The former Alabama Chief Justice who was ousted for defying a federal judge’s order to remove the now defunct 10 Commandments monument from the state courthouse announced that he would appeal his removal by Wednesday, Dec. 10.
The nine members of Alabama’s Court of the Judiciary unanimously voted to expel Judge Roy Moore during a Nov. 13 court case for his unwillingness to comply with U.S. District Judge Myron Thompson’s order to remove the monument he placed in the courthouse rotunda two years ago. Despite his refusal, the two-ton granite monument was broken and cleared out of the building.
Despite his expulsion, Moore continued to plead his case, arguing that the Alabama state Constitution requires an acknowledgment of God.
"The rule of law is not Judge Thompson's order, but what the law says," he exclaimed. "There are too many people in our country who don't recognize that the rule of law is not whatever a judge says. If that were true, judges in Hitler's Germany would have been correct ordering people to die."
Insisting that he is acting on principle, he said his case has been "more about restoring the acknowledgement of God than the Ten Commandments monument.”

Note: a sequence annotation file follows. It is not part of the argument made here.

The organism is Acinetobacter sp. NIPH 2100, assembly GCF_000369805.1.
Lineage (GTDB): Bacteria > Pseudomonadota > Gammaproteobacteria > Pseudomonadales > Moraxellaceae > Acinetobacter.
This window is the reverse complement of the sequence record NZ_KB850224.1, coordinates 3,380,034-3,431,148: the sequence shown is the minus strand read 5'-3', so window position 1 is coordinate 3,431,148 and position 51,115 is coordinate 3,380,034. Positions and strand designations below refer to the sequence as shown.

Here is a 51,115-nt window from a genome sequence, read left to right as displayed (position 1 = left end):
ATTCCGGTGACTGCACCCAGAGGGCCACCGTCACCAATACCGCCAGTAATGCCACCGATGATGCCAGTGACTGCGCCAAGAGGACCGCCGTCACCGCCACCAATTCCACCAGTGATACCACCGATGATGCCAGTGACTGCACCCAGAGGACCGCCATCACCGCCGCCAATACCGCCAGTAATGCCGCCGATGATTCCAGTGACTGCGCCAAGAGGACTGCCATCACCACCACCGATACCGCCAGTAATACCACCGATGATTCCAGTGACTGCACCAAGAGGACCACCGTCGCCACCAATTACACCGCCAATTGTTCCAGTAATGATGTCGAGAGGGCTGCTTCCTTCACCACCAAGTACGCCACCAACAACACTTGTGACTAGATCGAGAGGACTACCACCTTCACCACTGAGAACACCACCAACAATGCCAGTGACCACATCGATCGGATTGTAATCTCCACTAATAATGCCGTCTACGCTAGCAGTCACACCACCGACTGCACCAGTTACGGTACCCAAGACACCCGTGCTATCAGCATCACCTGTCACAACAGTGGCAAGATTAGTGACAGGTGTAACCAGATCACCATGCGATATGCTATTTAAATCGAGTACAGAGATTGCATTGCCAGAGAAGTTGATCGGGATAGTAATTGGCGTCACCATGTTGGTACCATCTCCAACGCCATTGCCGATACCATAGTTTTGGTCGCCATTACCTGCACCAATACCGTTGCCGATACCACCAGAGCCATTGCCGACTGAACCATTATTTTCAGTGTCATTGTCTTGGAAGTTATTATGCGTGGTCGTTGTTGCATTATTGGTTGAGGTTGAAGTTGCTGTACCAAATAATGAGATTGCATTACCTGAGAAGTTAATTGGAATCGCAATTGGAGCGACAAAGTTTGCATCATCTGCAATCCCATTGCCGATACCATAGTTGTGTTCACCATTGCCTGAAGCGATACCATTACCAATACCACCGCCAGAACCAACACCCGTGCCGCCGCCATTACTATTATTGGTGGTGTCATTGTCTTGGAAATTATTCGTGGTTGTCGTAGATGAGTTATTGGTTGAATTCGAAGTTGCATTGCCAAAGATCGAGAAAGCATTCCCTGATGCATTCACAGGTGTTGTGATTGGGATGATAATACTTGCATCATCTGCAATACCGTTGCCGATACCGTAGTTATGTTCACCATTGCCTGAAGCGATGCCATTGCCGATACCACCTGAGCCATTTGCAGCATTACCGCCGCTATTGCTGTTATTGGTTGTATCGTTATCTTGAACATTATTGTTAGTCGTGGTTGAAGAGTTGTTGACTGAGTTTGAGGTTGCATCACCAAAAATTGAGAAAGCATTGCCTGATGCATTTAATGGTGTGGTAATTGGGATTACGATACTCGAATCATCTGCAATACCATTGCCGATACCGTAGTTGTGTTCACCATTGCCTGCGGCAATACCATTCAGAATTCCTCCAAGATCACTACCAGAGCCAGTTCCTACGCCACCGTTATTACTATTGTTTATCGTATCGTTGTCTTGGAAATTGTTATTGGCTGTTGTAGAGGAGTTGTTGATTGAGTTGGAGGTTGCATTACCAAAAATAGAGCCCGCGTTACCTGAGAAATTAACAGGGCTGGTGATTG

In addition, on Nov. 17, Moore proposed a federal legislation to reassert the power of the Congress to limit the jurisdiction of federal courts. Moore hinted toward this proposal immediately after he was removed, calling it a move that “could alter the course of this country.”
"It entails a restriction of the jurisdiction of the courts under Article III, according to the Constitution, from matters with which they're not supposed to be involved anyway," he explained.
"In other words," he continued, "when courts have usurped jurisdiction of the Constitution, of the meaning of the First Amendment, when they've intruded powers where they don't have a right to be, then the Congress has a right, under the Constitution to restrict the appellate jurisdiction of the United States Supreme Court and the federal district courts, which Congress has created."
The legislation will address that issue he said, along with the "right of the states to be free to acknowledge God."